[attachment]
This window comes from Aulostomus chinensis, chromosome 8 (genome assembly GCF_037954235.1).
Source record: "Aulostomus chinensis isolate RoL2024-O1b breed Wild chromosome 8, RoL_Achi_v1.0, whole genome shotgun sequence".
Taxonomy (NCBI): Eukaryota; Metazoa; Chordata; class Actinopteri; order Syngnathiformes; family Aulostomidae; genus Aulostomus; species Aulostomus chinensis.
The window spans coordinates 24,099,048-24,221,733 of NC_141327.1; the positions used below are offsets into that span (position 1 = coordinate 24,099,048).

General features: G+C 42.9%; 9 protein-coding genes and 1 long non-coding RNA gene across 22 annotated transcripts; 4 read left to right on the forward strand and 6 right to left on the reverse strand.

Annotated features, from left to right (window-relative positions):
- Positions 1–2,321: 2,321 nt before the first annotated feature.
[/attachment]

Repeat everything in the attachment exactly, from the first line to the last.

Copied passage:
This window comes from Aulostomus chinensis, chromosome 8 (genome assembly GCF_037954235.1).
Source record: "Aulostomus chinensis isolate RoL2024-O1b breed Wild chromosome 8, RoL_Achi_v1.0, whole genome shotgun sequence".
Taxonomy (NCBI): Eukaryota; Metazoa; Chordata; class Actinopteri; order Syngnathiformes; family Aulostomidae; genus Aulostomus; species Aulostomus chinensis.
The window spans coordinates 24,099,048-24,221,733 of NC_141327.1; the positions used below are offsets into that span (position 1 = coordinate 24,099,048).

General features: G+C 42.9%; 9 protein-coding genes and 1 long non-coding RNA gene across 22 annotated transcripts; 4 read left to right on the forward strand and 6 right to left on the reverse strand.

Annotated features, from left to right (window-relative positions):
- Positions 1–2,321: 2,321 nt before the first annotated feature.